16. 16. Rationale for rapid hydration • Despite dozens of randomized trials, no medication has been shown to be effective in treating AP. • The rationale for early aggressive hydration in AP arises from observation of the frequent hypovolemia that occurs from multiple factors: i. including vomiting, ii. reduced oral intake, iii. third spacing of fluids, iv. increased respiratory losses and v. diaphoresis. vi. In addition, researchers hypothesize that a combination of microangiopathic effects and edema of the inflamed pancreas decreases blood flow, leading to increased cellular death, necrosis, and ongoing release of pancreatic enzymes activating numerous cascades. Dr. Subhasish Deb, BMCH
  17. 17. Why RL? • benefits to using the more pH-balanced lactated Ringer ’ s solution for fluid resuscitation compared with normal saline. Low pH activates the trypsinogen, makes the acinar cells more susceptible to injury and increases the severity of established AP in experimental studies. Although both are isotonic crystalloid solutions, normal saline given in large volumes may lead to the development of a non-anion gap, hyperchloremic metabolic acidosis. Dr. Subhasish Deb, BMCH
  18. 18. ERCP IN AP 1. Patients with acute pancreatitis and concurrent acute cholangitis should undergo ERCP within 24 h of admission. 2. ERCP is not needed in most patients with gallstone pancreatitis who lack laboratory or clinical evidence of ongoing biliary obstruction. 3. In the absence of cholangitis and / or jaundice, MRCP or endoscopic ultrasound (EUS) rather than diagnostic ERCP should be used to screen for choledocholithiasis if highly suspected. 4. Pancreatic duct stents and / or postprocedure rectal nonsteroidal anti-infl ammatory drug (NSAID) suppositories should be utilized to prevent severe post- ERCP pancreatitis in high-risk patients Dr. Subhasish Deb, BMCH
  19. 19. ROLE OF ANITIOTICS IN AP 1. Antibiotics should be given for an extrapancreatic infection, such as cholangitis, catheter-acquired infections, bacteremia, urinary tract infections, pneumonia . 2. Routine use of prophylactic antibiotics in patients with severe acute pancreatitis is not recommended . 3. The use of antibiotics in patients with sterile necrosis to prevent the development of infected necrosis is not recommended . 4. Infected necrosis should be considered in patients with pancreatic or extrapancreatic necrosis who deteriorate or fail to improve after 7 – 10 days of hospitalization. In these patients, either – (i) initial CT-guided FNA for Gram stain and culture to guide use of appropriate antibiotics or – (ii) empiric use of antibiotics without CT FNA should be given. Dr. Subhasish Deb, BMCH
  20. 20. 5. In patients with infected necrosis, antibiotics known to penetrate pancreatic necrosis, such as carbapenems, quinolones, and metronidazole, may be useful in delaying or sometimes totally avoiding intervention, thus decreasing morbidity and mortality . 6. Routine administration of antifungal agents along with prophylactic or therapeutic antibiotics is not recommended Dr. Subhasish Deb, BMCH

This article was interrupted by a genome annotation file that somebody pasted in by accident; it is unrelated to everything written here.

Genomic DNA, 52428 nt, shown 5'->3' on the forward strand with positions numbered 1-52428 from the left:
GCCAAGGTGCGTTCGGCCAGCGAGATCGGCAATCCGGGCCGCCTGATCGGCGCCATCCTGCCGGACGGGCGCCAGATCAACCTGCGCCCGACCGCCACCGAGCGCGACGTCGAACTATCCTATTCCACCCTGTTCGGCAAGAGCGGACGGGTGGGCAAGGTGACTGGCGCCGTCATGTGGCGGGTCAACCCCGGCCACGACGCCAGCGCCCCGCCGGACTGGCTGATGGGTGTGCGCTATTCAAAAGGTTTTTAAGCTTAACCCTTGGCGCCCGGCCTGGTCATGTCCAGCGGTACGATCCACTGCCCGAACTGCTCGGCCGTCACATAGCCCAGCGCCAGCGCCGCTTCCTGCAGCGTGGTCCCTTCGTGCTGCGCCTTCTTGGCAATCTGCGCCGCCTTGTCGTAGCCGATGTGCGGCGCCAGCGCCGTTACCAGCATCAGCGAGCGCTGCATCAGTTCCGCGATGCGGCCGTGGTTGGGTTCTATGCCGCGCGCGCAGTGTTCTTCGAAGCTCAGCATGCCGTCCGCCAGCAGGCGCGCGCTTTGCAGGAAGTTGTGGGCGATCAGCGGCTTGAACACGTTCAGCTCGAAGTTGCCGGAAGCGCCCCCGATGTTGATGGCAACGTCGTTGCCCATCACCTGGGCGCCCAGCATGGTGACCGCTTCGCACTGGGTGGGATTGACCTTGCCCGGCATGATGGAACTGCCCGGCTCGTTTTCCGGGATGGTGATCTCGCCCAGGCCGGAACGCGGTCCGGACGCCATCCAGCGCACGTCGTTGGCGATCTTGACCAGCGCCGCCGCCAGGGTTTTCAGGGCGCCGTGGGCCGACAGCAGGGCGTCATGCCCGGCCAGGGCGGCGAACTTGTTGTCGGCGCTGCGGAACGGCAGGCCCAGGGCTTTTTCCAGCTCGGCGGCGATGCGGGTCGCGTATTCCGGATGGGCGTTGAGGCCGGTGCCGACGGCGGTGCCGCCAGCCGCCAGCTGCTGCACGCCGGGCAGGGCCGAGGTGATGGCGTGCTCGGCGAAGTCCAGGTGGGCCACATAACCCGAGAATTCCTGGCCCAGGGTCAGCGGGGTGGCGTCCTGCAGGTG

21. 21. NUTRITION IN AP • In mild AP, oral feedings can be started immediately if there is no nausea and vomiting, and abdominal pain has resolved . • In mild AP, initiation of feeding with a low-fat solid diet appears as safe as a clear liquid diet . • In severe AP, enteral nutrition is recommended to prevent infectious complications. Parenteral nutrition should be avoided unless the enteral route is not available, not tolerated, or not meeting caloric requirements . • Nasogastric delivery and nasojejunal delivery of enteral feeding appear comparable in efficacy and safety. Dr. Subhasish Deb, BMCH
  22. 22. • The need to place the pancreas at rest until complete resolution of AP no longer seems imperative. • Long held assumption that the inflamed pancreas requires prolonged rest by fasting does not appear to be supported by clinical and laboratory observations. • TPN is associated with infections and other line related complications. Enteral feeding maintains gut mucosal barrier, prevents disruption and translocation of bacteria that seed pancreatic necrosis. Dr. Subhasish Deb, BMCH
  23. 23. ROLE OF SURGERY IN AP • In patients with mild AP, found to have gallstones in the gallbladder, a cholecystectomy should be performed before discharge to prevent a recurrence of AP • In a patient with necrotizing biliary AP, in order to prevent infection, cholecystectomy is to be deferred until active inflammation subsides and fluid collections resolve or stabilize . • The presence of asymptomatic pseudocysts and pancreatic and / or extrapancreatic necrosis do not warrant intervention, regardless of size, location, and / or extension . • In stable patients with infected necrosis, surgical, radiologic, and / or endoscopic drainage should be delayed preferably for more than 4 weeks to allow liquefication of the contents and the development of a fibrous wall around the necrosis . • In symptomatic patients with infected necrosis, minimally invasive methods of necrosectomy are preferred to open necrosectomy . Dr. Subhasish Deb, BMCH
  24. 24. THANKYOU Dr. Subhasish Deb, BMCH